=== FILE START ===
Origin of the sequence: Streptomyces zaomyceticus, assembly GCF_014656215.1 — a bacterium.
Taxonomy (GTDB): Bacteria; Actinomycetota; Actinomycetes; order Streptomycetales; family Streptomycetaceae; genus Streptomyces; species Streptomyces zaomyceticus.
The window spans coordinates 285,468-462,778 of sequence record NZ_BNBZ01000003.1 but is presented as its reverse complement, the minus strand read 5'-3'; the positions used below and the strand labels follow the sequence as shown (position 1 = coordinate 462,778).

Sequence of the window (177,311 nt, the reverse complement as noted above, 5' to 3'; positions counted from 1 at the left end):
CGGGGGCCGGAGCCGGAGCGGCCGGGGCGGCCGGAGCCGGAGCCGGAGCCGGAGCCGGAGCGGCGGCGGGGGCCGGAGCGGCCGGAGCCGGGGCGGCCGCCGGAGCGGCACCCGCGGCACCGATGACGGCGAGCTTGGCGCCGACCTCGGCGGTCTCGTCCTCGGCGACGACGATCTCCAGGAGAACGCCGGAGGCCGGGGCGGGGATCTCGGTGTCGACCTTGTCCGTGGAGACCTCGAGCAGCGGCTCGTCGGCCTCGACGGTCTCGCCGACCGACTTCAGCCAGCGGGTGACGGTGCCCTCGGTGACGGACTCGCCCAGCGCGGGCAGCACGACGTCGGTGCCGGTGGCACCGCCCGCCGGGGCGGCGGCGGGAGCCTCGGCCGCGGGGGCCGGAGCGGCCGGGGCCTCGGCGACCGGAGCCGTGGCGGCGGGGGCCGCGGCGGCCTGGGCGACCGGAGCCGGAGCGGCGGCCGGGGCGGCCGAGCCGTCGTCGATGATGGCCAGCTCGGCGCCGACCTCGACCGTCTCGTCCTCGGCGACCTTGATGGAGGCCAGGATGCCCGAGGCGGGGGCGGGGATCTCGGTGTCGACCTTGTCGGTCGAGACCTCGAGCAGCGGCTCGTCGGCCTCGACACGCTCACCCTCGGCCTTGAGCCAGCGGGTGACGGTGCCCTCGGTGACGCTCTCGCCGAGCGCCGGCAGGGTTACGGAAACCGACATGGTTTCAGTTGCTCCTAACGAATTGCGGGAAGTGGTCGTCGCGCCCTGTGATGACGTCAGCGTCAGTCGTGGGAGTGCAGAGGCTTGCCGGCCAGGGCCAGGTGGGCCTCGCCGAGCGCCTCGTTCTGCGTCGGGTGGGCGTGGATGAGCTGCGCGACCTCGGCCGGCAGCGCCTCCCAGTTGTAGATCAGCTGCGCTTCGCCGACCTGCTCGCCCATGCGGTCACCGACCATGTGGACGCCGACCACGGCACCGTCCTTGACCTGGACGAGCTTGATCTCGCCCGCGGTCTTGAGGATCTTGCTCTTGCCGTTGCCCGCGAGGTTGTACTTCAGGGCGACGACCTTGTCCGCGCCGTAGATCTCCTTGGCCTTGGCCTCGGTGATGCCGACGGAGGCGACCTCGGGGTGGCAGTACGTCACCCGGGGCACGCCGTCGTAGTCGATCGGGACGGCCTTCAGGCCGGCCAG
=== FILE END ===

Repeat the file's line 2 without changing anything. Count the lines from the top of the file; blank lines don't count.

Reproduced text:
Taxonomy (GTDB): Bacteria; Actinomycetota; Actinomycetes; order Streptomycetales; family Streptomycetaceae; genus Streptomyces; species Streptomyces zaomyceticus.